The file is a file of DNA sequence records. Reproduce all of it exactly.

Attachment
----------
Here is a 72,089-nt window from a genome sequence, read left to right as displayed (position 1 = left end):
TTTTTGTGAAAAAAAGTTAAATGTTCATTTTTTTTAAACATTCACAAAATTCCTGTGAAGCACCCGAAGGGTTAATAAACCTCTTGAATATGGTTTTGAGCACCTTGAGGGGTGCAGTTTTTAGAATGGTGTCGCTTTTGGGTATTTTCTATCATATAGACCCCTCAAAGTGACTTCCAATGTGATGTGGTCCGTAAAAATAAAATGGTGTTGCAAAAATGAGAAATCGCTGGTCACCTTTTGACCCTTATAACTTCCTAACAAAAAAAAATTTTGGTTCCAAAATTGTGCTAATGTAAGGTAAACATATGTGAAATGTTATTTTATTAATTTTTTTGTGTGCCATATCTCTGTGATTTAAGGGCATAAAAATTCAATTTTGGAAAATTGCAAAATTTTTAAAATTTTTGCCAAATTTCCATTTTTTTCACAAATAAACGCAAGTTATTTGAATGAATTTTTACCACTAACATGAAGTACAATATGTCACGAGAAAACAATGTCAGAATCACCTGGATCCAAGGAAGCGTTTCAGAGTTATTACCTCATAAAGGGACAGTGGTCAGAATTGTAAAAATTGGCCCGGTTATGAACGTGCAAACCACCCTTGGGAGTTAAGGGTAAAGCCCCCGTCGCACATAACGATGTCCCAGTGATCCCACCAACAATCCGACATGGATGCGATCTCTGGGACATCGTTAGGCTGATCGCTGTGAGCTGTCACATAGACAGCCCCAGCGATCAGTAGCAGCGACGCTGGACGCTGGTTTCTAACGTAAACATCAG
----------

Here is a 72,089-nt window from a genome sequence, read left to right as displayed (position 1 = left end):
TTTTTGTGAAAAAAAGTTAAATGTTCATTTTTTTTAAACATTCACAAAATTCCTGTGAAGCACCCGAAGGGTTAATAAACCTCTTGAATATGGTTTTGAGCACCTTGAGGGGTGCAGTTTTTAGAATGGTGTCGCTTTTGGGTATTTTCTATCATATAGACCCCTCAAAGTGACTTCCAATGTGATGTGGTCCGTAAAAATAAAATGGTGTTGCAAAAATGAGAAATCGCTGGTCACCTTTTGACCCTTATAACTTCCTAACAAAAAAAAATTTTGGTTCCAAAATTGTGCTAATGTAAGGTAAACATATGTGAAATGTTATTTTATTAATTTTTTTGTGTGCCATATCTCTGTGATTTAAGGGCATAAAAATTCAATTTTGGAAAATTGCAAAATTTTTAAAATTTTTGCCAAATTTCCATTTTTTTCACAAATAAACGCAAGTTATTTGAATGAATTTTTACCACTAACATGAAGTACAATATGTCACGAGAAAACAATGTCAGAATCACCTGGATCCAAGGAAGCGTTTCAGAGTTATTACCTCATAAAGGGACAGTGGTCAGAATTGTAAAAATTGGCCCGGTTATGAACGTGCAAACCACCCTTGGGAGTTAAGGGTAAAGCCCCCGTCGCACATAACGATGTCCCAGTGATCCCACCAACAATCCGACATGGATGCGATCTCTGGGACATCGTTAGGCTGATCGCTGTGAGCTGTCACATAGACAGCCCCAGCGATCAGTAGCAGCGACGCTGGACGCTGGTTTCTAACGTAAACATCAG